To run your first Linux container on Windows, you’ll need to start by getting a Linux Docker image. For our purposes, we’ll use the “Hello World” example container. You can run this by executing the following command:

docker run --rm --platform linux busybox echo hello_world

This command pulls the image with the indicated platform via the –platform flag.

To run the image, enter the following command:

docker run --rm busybox echo hello_world

To view a list of your images, you can run the next command to see the image you’ve pulled:

docker images

Where do we go from here?

That’s all it takes to run Linux containers on Windows. Of course, there’s much more to learn with this type of virtualization, such as understanding how to manage clusters of Docker nodes and getting familiar with Kubernetes to automate the deployment and management of containers.

If you’re using Windows on your development team and your team prefers to use Linux containers, then this is all excellent news for you. You can continue with your operating system of choice but also participate in all the neat things used by your developers. Additionally, if you’re an operations expert trying to wade your way through the plethora of container deployment methods, you can rest easy knowing that you can implement all these container types from a Windows machine.

Go to Original Article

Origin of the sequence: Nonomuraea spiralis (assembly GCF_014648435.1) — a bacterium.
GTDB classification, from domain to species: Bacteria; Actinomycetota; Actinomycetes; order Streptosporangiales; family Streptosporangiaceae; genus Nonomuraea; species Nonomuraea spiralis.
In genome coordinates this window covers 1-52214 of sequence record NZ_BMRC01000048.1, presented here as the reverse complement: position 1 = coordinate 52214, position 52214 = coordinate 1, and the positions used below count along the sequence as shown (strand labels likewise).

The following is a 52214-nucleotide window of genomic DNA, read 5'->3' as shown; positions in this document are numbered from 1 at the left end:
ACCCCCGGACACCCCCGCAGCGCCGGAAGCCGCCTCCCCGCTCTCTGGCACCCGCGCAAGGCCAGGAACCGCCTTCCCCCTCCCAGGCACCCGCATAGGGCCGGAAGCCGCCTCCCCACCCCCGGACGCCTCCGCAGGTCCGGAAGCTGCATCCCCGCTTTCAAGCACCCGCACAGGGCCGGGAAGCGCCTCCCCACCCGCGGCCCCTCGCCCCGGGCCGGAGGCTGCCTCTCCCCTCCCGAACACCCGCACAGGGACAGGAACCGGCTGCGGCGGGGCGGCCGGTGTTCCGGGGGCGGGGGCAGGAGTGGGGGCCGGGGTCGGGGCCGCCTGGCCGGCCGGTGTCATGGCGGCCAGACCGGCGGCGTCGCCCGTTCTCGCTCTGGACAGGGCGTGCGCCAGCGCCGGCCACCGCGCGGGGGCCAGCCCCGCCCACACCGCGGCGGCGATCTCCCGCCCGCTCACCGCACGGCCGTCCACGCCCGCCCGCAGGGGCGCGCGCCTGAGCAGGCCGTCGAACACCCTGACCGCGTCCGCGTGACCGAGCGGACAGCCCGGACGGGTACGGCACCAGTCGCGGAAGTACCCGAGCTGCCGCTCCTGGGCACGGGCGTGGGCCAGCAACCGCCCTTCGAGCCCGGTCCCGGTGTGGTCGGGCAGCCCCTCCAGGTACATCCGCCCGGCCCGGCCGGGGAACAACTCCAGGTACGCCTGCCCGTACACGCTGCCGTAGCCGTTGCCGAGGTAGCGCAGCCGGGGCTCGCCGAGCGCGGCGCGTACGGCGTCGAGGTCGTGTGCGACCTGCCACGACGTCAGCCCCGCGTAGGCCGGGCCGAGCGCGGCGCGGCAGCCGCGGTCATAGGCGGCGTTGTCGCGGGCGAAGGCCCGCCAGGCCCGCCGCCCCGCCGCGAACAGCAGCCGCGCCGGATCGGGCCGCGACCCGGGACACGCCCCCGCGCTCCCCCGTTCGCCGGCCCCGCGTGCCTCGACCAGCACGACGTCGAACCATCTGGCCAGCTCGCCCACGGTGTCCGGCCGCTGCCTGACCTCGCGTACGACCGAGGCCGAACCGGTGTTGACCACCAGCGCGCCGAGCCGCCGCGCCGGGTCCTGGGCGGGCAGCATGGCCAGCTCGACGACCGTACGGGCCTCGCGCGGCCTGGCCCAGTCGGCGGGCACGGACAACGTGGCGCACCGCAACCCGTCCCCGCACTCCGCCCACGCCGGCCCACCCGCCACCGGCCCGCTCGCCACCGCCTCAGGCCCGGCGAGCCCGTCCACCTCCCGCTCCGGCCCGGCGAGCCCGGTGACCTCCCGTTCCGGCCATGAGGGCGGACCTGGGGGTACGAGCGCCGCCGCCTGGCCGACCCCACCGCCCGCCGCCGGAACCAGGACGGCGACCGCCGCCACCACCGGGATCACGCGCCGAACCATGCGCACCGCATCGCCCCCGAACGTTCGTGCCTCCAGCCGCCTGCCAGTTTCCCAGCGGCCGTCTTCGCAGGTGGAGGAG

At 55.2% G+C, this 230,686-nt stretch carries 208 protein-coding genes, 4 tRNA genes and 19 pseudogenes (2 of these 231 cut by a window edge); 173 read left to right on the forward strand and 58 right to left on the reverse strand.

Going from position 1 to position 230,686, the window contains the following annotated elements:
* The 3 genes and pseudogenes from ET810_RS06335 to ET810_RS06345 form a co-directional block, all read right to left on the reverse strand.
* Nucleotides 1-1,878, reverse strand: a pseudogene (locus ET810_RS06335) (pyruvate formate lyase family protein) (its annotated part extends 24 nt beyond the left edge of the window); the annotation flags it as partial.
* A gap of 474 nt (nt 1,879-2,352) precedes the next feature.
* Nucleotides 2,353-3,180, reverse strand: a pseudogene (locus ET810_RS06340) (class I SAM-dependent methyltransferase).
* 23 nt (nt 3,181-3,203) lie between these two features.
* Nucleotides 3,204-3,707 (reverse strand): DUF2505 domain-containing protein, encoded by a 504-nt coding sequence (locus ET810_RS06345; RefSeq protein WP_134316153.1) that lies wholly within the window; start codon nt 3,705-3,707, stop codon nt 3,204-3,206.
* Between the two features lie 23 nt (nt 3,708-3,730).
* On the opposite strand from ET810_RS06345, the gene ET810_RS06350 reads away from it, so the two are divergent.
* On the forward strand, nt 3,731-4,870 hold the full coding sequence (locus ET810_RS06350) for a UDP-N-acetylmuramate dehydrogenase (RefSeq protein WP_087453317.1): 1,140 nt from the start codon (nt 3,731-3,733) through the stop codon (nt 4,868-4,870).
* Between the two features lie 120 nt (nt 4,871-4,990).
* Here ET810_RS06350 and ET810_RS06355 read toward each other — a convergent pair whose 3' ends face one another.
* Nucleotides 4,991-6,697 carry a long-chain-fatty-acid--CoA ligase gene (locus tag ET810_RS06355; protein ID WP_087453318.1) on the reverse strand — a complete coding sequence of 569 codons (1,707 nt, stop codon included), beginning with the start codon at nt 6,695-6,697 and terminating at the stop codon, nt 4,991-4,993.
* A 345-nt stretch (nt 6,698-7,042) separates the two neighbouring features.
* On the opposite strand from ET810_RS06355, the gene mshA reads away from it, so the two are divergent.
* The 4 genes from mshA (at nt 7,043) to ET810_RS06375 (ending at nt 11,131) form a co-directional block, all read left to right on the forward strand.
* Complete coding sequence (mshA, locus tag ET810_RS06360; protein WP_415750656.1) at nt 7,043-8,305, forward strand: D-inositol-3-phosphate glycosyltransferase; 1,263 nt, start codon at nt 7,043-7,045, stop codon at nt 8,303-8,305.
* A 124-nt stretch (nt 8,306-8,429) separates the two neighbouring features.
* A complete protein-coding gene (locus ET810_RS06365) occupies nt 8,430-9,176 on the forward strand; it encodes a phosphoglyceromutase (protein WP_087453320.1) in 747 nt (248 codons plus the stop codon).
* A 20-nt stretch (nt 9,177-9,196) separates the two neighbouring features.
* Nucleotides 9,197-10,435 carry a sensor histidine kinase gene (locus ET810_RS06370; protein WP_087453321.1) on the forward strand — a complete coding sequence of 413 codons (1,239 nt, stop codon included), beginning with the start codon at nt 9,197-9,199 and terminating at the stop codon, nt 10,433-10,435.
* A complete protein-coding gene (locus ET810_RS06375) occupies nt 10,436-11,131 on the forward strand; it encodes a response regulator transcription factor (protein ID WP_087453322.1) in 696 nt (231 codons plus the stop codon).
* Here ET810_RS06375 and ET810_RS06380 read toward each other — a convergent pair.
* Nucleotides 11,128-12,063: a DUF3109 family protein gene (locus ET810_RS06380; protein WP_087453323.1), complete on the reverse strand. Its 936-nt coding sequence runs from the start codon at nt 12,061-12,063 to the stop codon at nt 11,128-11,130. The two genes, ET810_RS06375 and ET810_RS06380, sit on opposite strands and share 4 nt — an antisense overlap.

Check out ‘Simply Windows’ to find out how to get more organized using Microsoft Edge | Windows Experience Blog

The latest “Simply Windows” video is now available, focusing on tips for organizing your tabs in Microsoft Edge.
If you’re new to Windows 10 or want to learn more about how to get the most out of it, this video series can help you get up to speed. And as writers in the series have had to work from home, like many people, they’re sharing their remote experiences in these newer episodes and answering questions from viewers.

In episode 12, writer Maxx Ramos guides you through working with Microsoft Edge, specifically on using Collections to organize the many, many tabs you may have open on your browser. This way, you can quickly pull up the tabs according to those collections, which could align to shopping, research or any project. She also shows you how to quickly pick up where you left off with your tabs.
Find out more about “Simply Windows” and check out a playlist of previous shows. Windows Community also has videos on the new Microsoft Edge and managing favorites, if you want to know more about that.
And if you like this, check out other Windows 10 Tips.

Is SCCM in Azure right for your organization?

You’ve probably heard a lot of rumors about the inevitable demise of Microsoft System Center Configuration Manager, partly due to its on-premises origins.

A few years ago, this might have had some merit, but things have changed with several cloud options. We can both extend SCCM into Azure-based services (PaaS) or put the whole SCCM infrastructure in Azure (IaaS). The need to use cloud services, such as Microsoft Azure, has become more apparent after the sudden surge of people working remotely, adding strain to existing VPN infrastructures. Some traditional on-premises roles are giving way to the cloud service model for this scalability feature, and extending your SCCM environment into Azure is an excellent way to start experimenting with a hybrid approach.